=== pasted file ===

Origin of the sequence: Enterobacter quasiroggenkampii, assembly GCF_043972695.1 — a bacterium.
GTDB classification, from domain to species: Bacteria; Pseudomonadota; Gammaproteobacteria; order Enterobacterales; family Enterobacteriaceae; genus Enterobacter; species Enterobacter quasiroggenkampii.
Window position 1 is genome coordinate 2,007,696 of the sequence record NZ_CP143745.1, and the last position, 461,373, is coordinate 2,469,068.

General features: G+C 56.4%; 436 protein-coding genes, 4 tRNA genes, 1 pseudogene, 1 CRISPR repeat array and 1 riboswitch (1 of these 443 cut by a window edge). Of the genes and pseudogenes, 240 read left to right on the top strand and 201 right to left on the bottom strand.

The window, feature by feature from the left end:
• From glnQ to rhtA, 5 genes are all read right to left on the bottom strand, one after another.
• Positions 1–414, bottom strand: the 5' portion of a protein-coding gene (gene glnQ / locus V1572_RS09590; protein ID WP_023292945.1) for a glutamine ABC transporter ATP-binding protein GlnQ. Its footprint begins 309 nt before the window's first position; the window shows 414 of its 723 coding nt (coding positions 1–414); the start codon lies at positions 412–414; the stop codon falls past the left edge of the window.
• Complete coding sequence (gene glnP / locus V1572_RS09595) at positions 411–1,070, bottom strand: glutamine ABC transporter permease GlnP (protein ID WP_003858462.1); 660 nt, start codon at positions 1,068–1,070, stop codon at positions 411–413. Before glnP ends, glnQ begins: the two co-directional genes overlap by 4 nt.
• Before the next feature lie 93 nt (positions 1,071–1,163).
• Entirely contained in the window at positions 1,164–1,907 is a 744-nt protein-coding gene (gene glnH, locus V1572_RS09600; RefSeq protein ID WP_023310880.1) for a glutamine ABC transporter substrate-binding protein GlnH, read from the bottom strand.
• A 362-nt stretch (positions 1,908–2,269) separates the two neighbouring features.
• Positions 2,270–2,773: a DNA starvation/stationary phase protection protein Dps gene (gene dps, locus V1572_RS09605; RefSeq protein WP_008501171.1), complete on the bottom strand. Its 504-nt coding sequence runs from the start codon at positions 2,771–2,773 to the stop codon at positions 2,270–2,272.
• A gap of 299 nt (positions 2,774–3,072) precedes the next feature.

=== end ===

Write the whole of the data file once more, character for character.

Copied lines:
Origin of the sequence: Enterobacter quasiroggenkampii, assembly GCF_043972695.1 — a bacterium.
GTDB classification, from domain to species: Bacteria; Pseudomonadota; Gammaproteobacteria; order Enterobacterales; family Enterobacteriaceae; genus Enterobacter; species Enterobacter quasiroggenkampii.
Window position 1 is genome coordinate 2,007,696 of the sequence record NZ_CP143745.1, and the last position, 461,373, is coordinate 2,469,068.

General features: G+C 56.4%; 436 protein-coding genes, 4 tRNA genes, 1 pseudogene, 1 CRISPR repeat array and 1 riboswitch (1 of these 443 cut by a window edge). Of the genes and pseudogenes, 240 read left to right on the top strand and 201 right to left on the bottom strand.

The window, feature by feature from the left end:
• From glnQ to rhtA, 5 genes are all read right to left on the bottom strand, one after another.
• Positions 1–414, bottom strand: the 5' portion of a protein-coding gene (gene glnQ / locus V1572_RS09590; protein ID WP_023292945.1) for a glutamine ABC transporter ATP-binding protein GlnQ. Its footprint begins 309 nt before the window's first position; the window shows 414 of its 723 coding nt (coding positions 1–414); the start codon lies at positions 412–414; the stop codon falls past the left edge of the window.
• Complete coding sequence (gene glnP / locus V1572_RS09595) at positions 411–1,070, bottom strand: glutamine ABC transporter permease GlnP (protein ID WP_003858462.1); 660 nt, start codon at positions 1,068–1,070, stop codon at positions 411–413. Before glnP ends, glnQ begins: the two co-directional genes overlap by 4 nt.
• Before the next feature lie 93 nt (positions 1,071–1,163).
• Entirely contained in the window at positions 1,164–1,907 is a 744-nt protein-coding gene (gene glnH, locus V1572_RS09600; RefSeq protein ID WP_023310880.1) for a glutamine ABC transporter substrate-binding protein GlnH, read from the bottom strand.
• A 362-nt stretch (positions 1,908–2,269) separates the two neighbouring features.
• Positions 2,270–2,773: a DNA starvation/stationary phase protection protein Dps gene (gene dps, locus V1572_RS09605; RefSeq protein WP_008501171.1), complete on the bottom strand. Its 504-nt coding sequence runs from the start codon at positions 2,771–2,773 to the stop codon at positions 2,270–2,272.
• A gap of 299 nt (positions 2,774–3,072) precedes the next feature.